Structural Functions in Music

Structural Functions in Music

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Overview

Structural Functions in Music by Wallace T. Berry

This brilliant inquiry into tonal, textural, and rhythmic structures in music, filled with original formulations and provocative ideas, has become one of the most widely read and studied works in music theory, frequently adopted in college and university curricula, and often cited in scholarly studies in the field.
Starting from an all-encompassing viewpoint — a belief in the importance and necessity of logical analysis of the musical experience, and the study of objective data derived therefrom — it moves toward a deeper understanding of musical structure and experience through a systematic exploration of tonality, melody, harmony, and rhythm, and their important interrelations. These are illuminated in penetrating analyses of musical works and extracts ranging from early model styles to modern compositions.
The procedures by which structural elements in nearly all music function expressively are analyzed in depth. Tonality is examined in a Gregorian chant, a Bach motet, a Beethoven symphony, a Bartók string quartet, and other works by Wolf, Ravel, Webern, and Berg. Texture is explored in a Gesualdo madrigal, a Telemann fantasy for violin, and works by Bach, Brahms, and Dallapiccola. Works by Beethoven, Chopin, and Webern are subjects for revealing studies of rhythm and meter.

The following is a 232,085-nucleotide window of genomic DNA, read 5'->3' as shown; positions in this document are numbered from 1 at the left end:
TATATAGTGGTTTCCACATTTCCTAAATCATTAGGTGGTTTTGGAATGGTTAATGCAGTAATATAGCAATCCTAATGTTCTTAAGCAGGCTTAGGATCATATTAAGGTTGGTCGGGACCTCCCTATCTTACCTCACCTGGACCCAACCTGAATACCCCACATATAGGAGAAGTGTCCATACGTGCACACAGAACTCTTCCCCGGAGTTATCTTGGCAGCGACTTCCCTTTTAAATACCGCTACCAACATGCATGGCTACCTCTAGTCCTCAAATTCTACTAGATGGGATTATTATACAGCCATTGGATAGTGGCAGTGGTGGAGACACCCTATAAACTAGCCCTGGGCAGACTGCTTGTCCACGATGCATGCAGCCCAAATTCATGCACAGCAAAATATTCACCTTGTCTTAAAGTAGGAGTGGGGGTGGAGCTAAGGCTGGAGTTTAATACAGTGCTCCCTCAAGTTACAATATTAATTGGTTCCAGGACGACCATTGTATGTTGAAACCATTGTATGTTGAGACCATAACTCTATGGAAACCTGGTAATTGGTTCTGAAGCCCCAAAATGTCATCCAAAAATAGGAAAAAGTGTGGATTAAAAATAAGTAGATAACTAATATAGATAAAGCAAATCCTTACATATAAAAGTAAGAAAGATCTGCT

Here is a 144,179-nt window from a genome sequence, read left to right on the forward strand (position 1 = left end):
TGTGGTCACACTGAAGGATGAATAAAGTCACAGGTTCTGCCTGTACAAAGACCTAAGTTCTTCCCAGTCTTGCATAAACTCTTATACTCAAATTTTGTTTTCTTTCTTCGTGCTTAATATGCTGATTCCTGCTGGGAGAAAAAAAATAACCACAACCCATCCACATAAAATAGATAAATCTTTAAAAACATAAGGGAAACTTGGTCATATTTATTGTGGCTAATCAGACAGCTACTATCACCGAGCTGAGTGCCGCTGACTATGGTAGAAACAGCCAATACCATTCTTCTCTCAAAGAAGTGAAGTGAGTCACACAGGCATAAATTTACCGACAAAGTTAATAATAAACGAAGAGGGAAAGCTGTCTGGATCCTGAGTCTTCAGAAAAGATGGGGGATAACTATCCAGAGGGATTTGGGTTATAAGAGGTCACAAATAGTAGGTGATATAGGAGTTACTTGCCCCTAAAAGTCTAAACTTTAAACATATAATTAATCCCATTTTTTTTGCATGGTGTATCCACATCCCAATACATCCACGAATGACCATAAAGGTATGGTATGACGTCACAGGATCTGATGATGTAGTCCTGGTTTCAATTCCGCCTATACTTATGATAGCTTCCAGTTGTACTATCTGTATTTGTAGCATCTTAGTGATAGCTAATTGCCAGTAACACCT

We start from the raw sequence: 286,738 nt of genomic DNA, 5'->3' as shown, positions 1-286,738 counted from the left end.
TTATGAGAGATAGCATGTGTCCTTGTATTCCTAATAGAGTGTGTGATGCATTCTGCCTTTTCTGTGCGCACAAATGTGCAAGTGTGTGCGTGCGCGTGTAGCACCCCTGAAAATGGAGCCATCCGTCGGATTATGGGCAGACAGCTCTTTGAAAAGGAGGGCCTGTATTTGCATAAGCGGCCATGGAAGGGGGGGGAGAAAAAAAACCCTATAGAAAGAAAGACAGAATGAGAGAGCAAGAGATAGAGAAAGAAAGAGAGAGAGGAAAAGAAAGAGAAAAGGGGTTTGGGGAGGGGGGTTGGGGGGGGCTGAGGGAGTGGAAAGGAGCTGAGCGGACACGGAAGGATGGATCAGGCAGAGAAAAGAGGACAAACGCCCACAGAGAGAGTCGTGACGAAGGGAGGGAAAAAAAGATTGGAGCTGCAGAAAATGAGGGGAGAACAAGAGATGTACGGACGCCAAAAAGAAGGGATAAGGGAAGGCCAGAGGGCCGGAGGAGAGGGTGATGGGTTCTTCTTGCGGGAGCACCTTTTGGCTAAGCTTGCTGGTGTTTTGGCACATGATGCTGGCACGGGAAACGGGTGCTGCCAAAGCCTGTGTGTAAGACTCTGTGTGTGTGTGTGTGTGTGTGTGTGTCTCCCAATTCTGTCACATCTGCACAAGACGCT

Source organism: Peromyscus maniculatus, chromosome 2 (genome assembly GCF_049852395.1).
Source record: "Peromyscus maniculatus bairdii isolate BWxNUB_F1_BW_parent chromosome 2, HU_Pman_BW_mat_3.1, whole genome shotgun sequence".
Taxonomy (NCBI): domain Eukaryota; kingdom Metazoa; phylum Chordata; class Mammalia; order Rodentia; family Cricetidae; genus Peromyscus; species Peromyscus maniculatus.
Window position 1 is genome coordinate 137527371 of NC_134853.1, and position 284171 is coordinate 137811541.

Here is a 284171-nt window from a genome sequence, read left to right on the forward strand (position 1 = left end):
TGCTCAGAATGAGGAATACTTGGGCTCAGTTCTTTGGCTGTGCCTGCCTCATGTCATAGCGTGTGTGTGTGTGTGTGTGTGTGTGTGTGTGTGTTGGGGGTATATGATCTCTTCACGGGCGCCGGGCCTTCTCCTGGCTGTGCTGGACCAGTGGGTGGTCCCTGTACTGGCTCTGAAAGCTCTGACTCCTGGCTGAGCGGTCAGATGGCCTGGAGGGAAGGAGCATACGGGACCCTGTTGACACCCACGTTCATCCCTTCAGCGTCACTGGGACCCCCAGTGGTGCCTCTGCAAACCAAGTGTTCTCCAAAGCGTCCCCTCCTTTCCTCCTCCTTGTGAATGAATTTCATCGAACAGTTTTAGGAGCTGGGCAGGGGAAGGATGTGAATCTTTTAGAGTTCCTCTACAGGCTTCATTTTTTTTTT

A model of original thought, this book has now become one of the most influential works in musical analysis, an invaluable resource for musical scholars and students of musical theory, a lively stimulus to individual theoretical exploration.

Product Details

ISBN-13: 9780486253848
Publisher: Dover Publications
Publication date: 07/01/1987
Series: Dover Books on Music Series
Pages: 480
Product dimensions: 5.38(w) x 8.47(h) x 0.88(d)

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Structural Functions in Music 3 out of 5 based on 0 ratings. 2 reviews.
Guest More than 1 year ago
Don't get me wrong, this book has a lot of great information, but the 26-page introduction is incredibly dense and uses hundreds of unnecessarily large and uncommon words. Berry also 'invents' many of his own theoretical terms (which never helps). After the introduction the language gets a little bit more down to earth but you'd better already have a firm grasp of music if you want to gain anything from this treatise. The most valuable things in this book are contained in the last two chapters (about 225 pages). These chapters go where no other theory texts have gone before. They explore the theory and analysis of texture and rhythm & meter. All in all, this book is worth reading if you are dead serious about becoming a great composer or theorist...otherwise, stay away!
Anonymous More than 1 year ago